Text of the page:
Environmental Change Institute, University of Oxford

  • 10 June 2022

Serious flaws in the estimations of global water needs are putting agriculture and communities around the world at risk


Image: sima / Adobe Stock

Serious flaws in the estimations of global water needs are putting agriculture and communities around the world at risk, according to recent research from an international team of researchers, including some from the University of Oxford.

According to the research, the large-scale mathematical models which are used 'neglect important uncertainties' in respect to irrigation water needs - making the estimates woefully inadequate.

Dr Razi Sheikholeslami, a researcher from Oxford's Environmental Change Institute, says, "We discuss the dangers of relying on spuriously accurate models for policymaking [in the research paper]… and offer corrective measures to ensure that uncertainties are properly accounted for and quantified."

Dr Sheikholeslami maintains, "We are significantly in the dark and pretending we are not… global hydrological models are often used to inform the Sustainable Development Goals (SGDs) in the water-food interface and high-level policies."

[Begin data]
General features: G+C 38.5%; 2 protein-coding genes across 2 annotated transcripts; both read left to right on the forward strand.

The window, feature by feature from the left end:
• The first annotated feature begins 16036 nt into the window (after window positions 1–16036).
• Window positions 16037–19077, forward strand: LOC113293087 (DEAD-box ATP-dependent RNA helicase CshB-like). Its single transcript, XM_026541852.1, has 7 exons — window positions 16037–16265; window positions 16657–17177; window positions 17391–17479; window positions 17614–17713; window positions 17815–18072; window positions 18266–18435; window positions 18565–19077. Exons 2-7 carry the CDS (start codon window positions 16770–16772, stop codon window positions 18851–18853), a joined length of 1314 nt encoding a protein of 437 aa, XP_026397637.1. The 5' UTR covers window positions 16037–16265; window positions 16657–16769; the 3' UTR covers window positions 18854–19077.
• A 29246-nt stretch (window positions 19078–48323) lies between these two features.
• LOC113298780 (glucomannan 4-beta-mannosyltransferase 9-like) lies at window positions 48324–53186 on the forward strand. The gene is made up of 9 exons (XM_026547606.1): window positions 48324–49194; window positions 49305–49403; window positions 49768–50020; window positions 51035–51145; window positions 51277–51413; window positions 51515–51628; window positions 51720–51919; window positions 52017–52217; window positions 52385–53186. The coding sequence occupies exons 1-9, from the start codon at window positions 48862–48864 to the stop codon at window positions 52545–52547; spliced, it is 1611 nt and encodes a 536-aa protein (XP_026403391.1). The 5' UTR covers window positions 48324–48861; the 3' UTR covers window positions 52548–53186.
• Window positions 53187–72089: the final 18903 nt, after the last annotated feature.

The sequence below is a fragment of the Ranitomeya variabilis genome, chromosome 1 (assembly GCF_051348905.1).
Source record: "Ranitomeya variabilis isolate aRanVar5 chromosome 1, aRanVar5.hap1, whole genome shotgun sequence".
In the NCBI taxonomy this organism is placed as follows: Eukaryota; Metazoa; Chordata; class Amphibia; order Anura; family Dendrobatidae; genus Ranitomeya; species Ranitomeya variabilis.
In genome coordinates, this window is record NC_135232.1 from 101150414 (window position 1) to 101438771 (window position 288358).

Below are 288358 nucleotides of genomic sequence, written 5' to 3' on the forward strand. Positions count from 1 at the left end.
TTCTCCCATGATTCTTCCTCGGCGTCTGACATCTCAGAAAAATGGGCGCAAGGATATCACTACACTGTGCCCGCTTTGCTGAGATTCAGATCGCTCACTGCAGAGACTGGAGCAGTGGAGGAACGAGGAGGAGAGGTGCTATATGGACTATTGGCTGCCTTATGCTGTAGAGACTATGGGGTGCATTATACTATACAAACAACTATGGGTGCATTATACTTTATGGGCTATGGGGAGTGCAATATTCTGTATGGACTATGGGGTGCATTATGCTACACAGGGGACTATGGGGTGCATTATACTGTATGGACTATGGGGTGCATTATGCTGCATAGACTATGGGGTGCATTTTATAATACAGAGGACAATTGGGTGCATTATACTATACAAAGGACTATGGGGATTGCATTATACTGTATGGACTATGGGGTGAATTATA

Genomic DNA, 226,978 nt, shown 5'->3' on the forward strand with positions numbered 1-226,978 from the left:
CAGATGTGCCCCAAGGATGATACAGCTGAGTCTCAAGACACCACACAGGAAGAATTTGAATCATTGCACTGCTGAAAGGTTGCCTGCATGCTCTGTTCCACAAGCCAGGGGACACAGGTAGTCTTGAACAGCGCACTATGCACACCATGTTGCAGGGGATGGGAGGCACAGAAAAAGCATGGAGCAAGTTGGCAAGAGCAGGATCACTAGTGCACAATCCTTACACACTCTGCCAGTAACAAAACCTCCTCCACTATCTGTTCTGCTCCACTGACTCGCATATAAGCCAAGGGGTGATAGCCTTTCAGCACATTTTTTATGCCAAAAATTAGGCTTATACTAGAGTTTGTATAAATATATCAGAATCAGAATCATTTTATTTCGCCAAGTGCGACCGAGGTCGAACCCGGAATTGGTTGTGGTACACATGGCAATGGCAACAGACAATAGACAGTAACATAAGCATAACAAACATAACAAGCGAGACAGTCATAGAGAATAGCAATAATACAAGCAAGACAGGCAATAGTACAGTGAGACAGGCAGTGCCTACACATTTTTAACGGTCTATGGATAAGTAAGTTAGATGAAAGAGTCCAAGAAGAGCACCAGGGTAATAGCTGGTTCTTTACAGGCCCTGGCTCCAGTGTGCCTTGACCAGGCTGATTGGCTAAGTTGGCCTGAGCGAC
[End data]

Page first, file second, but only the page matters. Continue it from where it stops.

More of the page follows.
He adds, "This becomes more critical considering the ongoing transition from smallholder farming to large-scale industrial agriculture… as we showed in our study, current models misguide us under an accuracy mirage, and it is impossible to know whether we are underestimating or overestimating the impact of irrigation agriculture in the water cycle."

The report concludes, 'large-scale hydrological models should recognize and embrace uncertainties lest they become irrelevant tools for future water management.'

You can read the full report on the journal's website.

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